By Emmanuel Keith Kisaameh
Government should not be tempted to throw money at a problem and think of it as a solution
Unemployment is without doubt a leading development challenge in Uganda, engulfing people from all age brackets and making the fight against it noble.
With the recent Makerere University graduation in mind, it is depressing that with 11,000 graduates (Makerere alone), our job market only accommodates approximately 20% of the youth who leave the education system annually, not to mention the millions that are uneducated or drop out for several reasons.
Employment outcomes are indeed intertwined with poverty. Uganda Bureau of statistics estimates that 21% of Ugandans below the poverty line are actually employed (working poor). The realities of a headline inflation that stands at 25.7% imply that the plight of the working poor let alone unemployed could not be harder.
We all concur that it is vital to get the unemployment situation in this country sorted. The streak of disagreement however regards the modus operandi to be undertaken and frankly, some of the present policy plans cause a great deal of consternation.
When several youths recently threatened a nude strike while questioning what had become of the Shs 44.5 billion entrepreneurship funds proposed in the 2011/12 budget, it was clear something was not right. At the beginning of February, the Shs 25 billion youth venture capital fund was disbursed already past the halfway mark of the financial year. What remains unknown is whether the disbursement yielded to pressure or followed a well-hatched plan.
In judicious investment spending, it is clear that for a project to be deemed successful, it follows a well-hatched plan and ultimately yields a quality product. This begs the question, how effective will the entrepreneurship fund be in the fight against unemployment? Pardon the skepticism but similar schemes have not offered much to write home about. Take the “entandikwa” scheme for example and majority of Ugandans will give you volumes of consternations, ranging from politicization of the scheme to unclear modes of implementation.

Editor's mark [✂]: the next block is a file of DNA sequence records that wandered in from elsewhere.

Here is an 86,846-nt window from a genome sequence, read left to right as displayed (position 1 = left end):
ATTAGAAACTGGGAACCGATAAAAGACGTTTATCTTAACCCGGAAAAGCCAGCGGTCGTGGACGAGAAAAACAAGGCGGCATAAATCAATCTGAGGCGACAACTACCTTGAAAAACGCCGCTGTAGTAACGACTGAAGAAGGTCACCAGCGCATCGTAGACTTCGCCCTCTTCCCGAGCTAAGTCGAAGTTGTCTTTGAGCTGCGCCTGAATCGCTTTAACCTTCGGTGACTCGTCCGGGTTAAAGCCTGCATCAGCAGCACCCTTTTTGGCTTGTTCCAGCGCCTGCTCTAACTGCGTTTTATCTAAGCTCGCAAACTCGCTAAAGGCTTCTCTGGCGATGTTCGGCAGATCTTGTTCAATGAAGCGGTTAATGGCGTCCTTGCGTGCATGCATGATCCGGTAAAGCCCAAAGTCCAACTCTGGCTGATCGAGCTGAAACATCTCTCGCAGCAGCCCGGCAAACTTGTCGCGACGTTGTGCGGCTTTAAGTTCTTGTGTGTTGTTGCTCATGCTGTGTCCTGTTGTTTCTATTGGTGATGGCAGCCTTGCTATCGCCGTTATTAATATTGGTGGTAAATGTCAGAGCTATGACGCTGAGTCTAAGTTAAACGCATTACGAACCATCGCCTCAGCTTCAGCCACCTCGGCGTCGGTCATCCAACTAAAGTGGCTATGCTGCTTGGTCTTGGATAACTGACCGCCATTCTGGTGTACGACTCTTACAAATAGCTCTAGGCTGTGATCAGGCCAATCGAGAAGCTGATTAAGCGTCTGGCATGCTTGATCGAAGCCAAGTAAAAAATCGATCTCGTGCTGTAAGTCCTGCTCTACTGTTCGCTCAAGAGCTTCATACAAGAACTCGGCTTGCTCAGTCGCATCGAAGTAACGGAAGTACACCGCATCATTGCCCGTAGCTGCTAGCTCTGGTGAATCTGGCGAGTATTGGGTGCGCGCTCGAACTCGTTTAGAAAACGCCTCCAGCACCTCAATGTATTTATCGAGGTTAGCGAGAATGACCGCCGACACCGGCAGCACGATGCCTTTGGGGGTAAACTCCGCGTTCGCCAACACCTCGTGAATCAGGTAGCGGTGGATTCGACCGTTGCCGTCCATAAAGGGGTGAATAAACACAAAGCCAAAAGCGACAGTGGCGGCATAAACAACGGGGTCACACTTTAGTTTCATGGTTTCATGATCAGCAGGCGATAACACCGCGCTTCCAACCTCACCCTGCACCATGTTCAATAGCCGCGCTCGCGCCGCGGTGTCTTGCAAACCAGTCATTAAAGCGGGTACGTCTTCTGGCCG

Ultimately, the only way an economy can flourish is to become more productive. So while the entrepreneurship fund is a stride in the right direction, it should be noted that it’s merely an enhancing factor for job creation and not actual job creation. Availing capital funds in commercial banks, creation of dedicated work space in Kampala markets and business skills clinics as proposed in the fund’s utilisation are simply pieces in the solution puzzle. It is logical to conclude that that this might not even help millions of uneducated, semi-literate and worse-still unemployed people in rural Uganda – a lot more is required. The agonizing reality about entrepreneurship funds is they often encourage “rent-seeking” economic activity all the while terming it as job creation. Rent-seeking does not mean what landlords do, in economic sense it is defined as anything that allows you to make money without producing anything of value (or providing other people with incentives to do so). One makes money without necessarily adding to the marginal productivity of their economy. In general, all forms of interventions where jobs are created or preserved for no reason other than keeping people busy are rent-seeking in nature.
Meeting the unemployment challenge transcends merely creating jobs to actually sustaining them and giving them a competitive edge. Consequently, for the Entrepreneurship Fund to be more effective, it has to be complemented with efficient allocations elsewhere to generate jobs across various sectors. That said, with plans for next financial year’s budget underway, it is imperative that our policymakers put the limited resources in our economy to optimal utilisation by investing more in primary growth sectors that have trickle down effects such as agriculture – these have overtime demonstrated capacity to employ many Ugandans.
Indeed it is time to re-orient tax-holidays towards local investors to boost their ability to employ more people. Not only do foreign investors repatriate profits back to their economies but have the competition field skewed in their favour all the while employing locals at very poor working conditions and remuneration. This will not repel investors as feared because foreign investment is more attracted to an economy by the low cost of production as opposed to tax holidays.
Therefore, while efforts like entrepreneurship funds are good, they are not stand-alone solutions and their effectiveness is dependent on several complementary actions. Government should therefore not give in to the temptation of throwing money at a problem while thinking of it as a solution.
The writer is a researcher with the Advocates Coalition for Development and Environment – ACODE